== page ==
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Tennis Grips


Introduction

Your grip will depend on the type of shot you play. There are two basic types to choose from for both the backhand and the forehand. Choose a style you find most comfortable. You will know you have it right when your racquet comes to feel as a natural extension of your arm. The examples given are for right-handers - if you are left-handed simply do things the opposite way round.

Weekend tennis players should not spend much time on perfecting certain shots such as the top spin or lob; however, the different grips are important. If you know the different grips and understand the benefits of them, then you will become a decent player with limited practice.

To become a top-notch player, you need to spend several hours trying to perfect the top spin. Also players at higher levels must master how to hit the ball when it is on it's upward flight. If you are only concerned with being the recreational player then you will probably want to focus more on hitting the ball when it is on it's way down. This will allow you to control your shots. Stay in the game .

Which Grip is Best for YOU?

The type of tennis grips you use will have a huge bearing on the types of strokes you develop, and on your overall game.

Continental Grip


The Continental is the one grip that you can use for every shot, but that hasn't been standard practice since the days of long pants and skirts. The Continental is used primarily for serves, volleys, overheads, slices, and defensive shots. Find the Continental by putting the base knuckle of your index finger on bevel No. 1, which puts the V created by your thumb and forefinger on top of the handle. Lefties put the knuckle on bevel No. 4.

Eastern Forehand Grip

* Place your hand flat against the strings and slide it down to the grip; put the racquet flat on a table, close your eyes, and pick it up; or shake hands with the racquet. These are just a few of the tricks you can use to find an Eastern forehand grip. The more technical way is to hold the racquet in a Continental grip and then turn your hand clockwise (counterclockwise for lefties), so that the base knuckle of your index finger slides over one bevel.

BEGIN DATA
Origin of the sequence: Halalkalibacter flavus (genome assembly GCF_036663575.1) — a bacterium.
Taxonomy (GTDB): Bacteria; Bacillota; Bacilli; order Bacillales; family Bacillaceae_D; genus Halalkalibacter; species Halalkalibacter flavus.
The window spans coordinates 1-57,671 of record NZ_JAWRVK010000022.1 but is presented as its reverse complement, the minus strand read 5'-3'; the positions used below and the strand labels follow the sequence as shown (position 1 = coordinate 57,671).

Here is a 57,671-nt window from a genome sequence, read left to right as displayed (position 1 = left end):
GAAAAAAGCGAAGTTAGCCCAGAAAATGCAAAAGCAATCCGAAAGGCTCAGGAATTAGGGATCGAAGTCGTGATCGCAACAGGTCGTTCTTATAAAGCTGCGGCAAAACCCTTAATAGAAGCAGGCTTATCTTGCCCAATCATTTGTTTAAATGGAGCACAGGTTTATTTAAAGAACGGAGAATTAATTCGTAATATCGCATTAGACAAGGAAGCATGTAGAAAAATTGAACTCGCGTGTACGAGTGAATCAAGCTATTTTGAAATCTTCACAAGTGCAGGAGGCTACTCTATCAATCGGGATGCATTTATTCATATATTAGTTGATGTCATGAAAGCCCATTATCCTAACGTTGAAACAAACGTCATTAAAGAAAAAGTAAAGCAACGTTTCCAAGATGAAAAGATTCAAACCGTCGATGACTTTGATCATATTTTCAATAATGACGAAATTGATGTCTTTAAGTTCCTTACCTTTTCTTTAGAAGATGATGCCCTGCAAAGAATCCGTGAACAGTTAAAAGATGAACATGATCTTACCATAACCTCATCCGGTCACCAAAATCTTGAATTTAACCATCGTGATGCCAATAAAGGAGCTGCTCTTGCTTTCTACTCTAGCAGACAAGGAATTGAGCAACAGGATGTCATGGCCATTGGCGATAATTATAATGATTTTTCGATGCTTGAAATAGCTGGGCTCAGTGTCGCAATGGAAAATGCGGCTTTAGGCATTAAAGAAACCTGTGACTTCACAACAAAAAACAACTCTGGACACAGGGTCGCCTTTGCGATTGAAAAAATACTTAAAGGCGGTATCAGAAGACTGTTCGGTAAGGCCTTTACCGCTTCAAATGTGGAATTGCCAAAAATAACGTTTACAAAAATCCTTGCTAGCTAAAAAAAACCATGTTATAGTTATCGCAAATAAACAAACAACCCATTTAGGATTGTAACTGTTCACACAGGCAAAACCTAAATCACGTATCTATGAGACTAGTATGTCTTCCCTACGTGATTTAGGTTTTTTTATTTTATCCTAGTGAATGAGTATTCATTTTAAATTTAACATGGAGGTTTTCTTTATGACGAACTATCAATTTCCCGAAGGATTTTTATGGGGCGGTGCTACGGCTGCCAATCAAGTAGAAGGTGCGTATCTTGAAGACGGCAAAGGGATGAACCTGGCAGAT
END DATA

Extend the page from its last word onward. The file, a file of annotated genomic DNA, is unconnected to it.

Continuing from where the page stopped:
# This is the most simple, natural and reliable grip and the one most beginners should adopt. It is known as the eastern grip or shake-hands grip because as you take hold of the racket it should feel as if you are shaking hands with another person. Curl your fingers around the grip near the base so your thumb and forefinger form a V along the top right edge of the handle. This grip places the palm of the hand directly behind the handle. As you stroke the racket through on the forehand side, it should feel almost as if your hand is hitting the ball.

The classic Eastern forehand groundstroke gets most of its power from linear motion -- from the legs, body, and arm moving forward and upward. The body is completely turned sideways, and the forward motion of the stroke has been set up by the left foot's large step toward the net. The standard backswing on this stroke has the racquet pointed at the back fence.


Semi-Western Forehand Grip

Moving your knuckle one more bevel clockwise (counterclockwise for lefties) from the Eastern forehand grip puts you in a semi-Western grip. This has become a prevalent grip for power baseliners on the pro tours, and many teaching pros encourage their students to use it.

More experienced players adopt a more advanced forehand grip known as the semi-western. It is the grip adopted by most of the professionals on the tennis tour because it is the best way to add top spin. Andre Agassi, Jennifer Capriati and Martina Hingis, who have three of the best forehands in the business, all use it. Whereas in the eastern grip the palm sits behind the handle, with this grip it lies underneath. This time your thumb and forefinger should form a V pointing into the side of the handle. An easy way to find this grip is to simply put your racket on the floor and to pick it up by the grip, this will be pretty much a semi western grip. It will feel awkward at first but once mastered, will allow you to return high bouncing balls with more power and aggression than a normal grip.

These grips also help keep the racket head stable when the ball is being struck. That's why pros are increasingly turning to a Western or Semi-Western grip.

The disadvantage of a Western grip is that it is difficult to hit low-bouncing balls. For this reason some sports scientists are still promoting the more traditional Eastern grip.